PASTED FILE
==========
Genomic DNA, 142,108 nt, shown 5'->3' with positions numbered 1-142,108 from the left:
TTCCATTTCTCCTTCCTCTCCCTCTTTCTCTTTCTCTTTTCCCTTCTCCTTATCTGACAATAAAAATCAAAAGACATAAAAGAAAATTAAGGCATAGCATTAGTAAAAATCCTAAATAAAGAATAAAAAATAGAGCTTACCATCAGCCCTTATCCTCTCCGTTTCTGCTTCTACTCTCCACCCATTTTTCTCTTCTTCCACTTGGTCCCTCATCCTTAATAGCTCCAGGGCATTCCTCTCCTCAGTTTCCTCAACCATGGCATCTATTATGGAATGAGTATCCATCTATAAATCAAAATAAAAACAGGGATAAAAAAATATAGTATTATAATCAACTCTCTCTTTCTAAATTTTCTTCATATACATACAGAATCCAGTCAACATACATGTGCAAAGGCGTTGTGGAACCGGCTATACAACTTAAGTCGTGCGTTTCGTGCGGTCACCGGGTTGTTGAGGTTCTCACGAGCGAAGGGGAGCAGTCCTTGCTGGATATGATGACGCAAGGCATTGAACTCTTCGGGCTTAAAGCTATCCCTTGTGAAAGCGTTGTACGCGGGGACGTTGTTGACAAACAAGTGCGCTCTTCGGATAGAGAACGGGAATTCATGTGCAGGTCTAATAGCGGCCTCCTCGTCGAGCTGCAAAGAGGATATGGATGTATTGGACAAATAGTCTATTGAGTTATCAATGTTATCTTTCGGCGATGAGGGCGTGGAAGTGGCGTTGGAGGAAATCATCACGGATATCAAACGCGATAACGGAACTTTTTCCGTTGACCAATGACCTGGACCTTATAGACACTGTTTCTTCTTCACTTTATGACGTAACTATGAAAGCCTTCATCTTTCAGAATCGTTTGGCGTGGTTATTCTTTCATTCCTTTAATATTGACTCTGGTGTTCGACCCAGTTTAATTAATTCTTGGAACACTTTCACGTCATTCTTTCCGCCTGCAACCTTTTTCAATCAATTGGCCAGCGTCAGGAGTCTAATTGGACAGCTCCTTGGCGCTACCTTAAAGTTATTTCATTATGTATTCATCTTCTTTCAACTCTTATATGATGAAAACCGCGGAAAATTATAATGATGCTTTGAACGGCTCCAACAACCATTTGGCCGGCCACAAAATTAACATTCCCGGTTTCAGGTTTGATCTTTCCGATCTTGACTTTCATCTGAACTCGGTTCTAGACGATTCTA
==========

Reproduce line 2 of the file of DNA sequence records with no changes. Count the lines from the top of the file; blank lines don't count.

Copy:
TTCCATTTCTCCTTCCTCTCCCTCTTTCTCTTTCTCTTTTCCCTTCTCCTTATCTGACAATAAAAATCAAAAGACATAAAAGAAAATTAAGGCATAGCATTAGTAAAAATCCTAAATAAAGAATAAAAAATAGAGCTTACCATCAGCCCTTATCCTCTCCGTTTCTGCTTCTACTCTCCACCCATTTTTCTCTTCTTCCACTTGGTCCCTCATCCTTAATAGCTCCAGGGCATTCCTCTCCTCAGTTTCCTCAACCATGGCATCTATTATGGAATGAGTATCCATCTATAAATCAAAATAAAAACAGGGATAAAAAAATATAGTATTATAATCAACTCTCTCTTTCTAAATTTTCTTCATATACATACAGAATCCAGTCAACATACATGTGCAAAGGCGTTGTGGAACCGGCTATACAACTTAAGTCGTGCGTTTCGTGCGGTCACCGGGTTGTTGAGGTTCTCACGAGCGAAGGGGAGCAGTCCTTGCTGGATATGATGACGCAAGGCATTGAACTCTTCGGGCTTAAAGCTATCCCTTGTGAAAGCGTTGTACGCGGGGACGTTGTTGACAAACAAGTGCGCTCTTCGGATAGAGAACGGGAATTCATGTGCAGGTCTAATAGCGGCCTCCTCGTCGAGCTGCAAAGAGGATATGGATGTATTGGACAAATAGTCTATTGAGTTATCAATGTTATCTTTCGGCGATGAGGGCGTGGAAGTGGCGTTGGAGGAAATCATCACGGATATCAAACGCGATAACGGAACTTTTTCCGTTGACCAATGACCTGGACCTTATAGACACTGTTTCTTCTTCACTTTATGACGTAACTATGAAAGCCTTCATCTTTCAGAATCGTTTGGCGTGGTTATTCTTTCATTCCTTTAATATTGACTCTGGTGTTCGACCCAGTTTAATTAATTCTTGGAACACTTTCACGTCATTCTTTCCGCCTGCAACCTTTTTCAATCAATTGGCCAGCGTCAGGAGTCTAATTGGACAGCTCCTTGGCGCTACCTTAAAGTTATTTCATTATGTATTCATCTTCTTTCAACTCTTATATGATGAAAACCGCGGAAAATTATAATGATGCTTTGAACGGCTCCAACAACCATTTGGCCGGCCACAAAATTAACATTCCCGGTTTCAGGTTTGATCTTTCCGATCTTGACTTTCATCTGAACTCGGTTCTAGACGATTCTA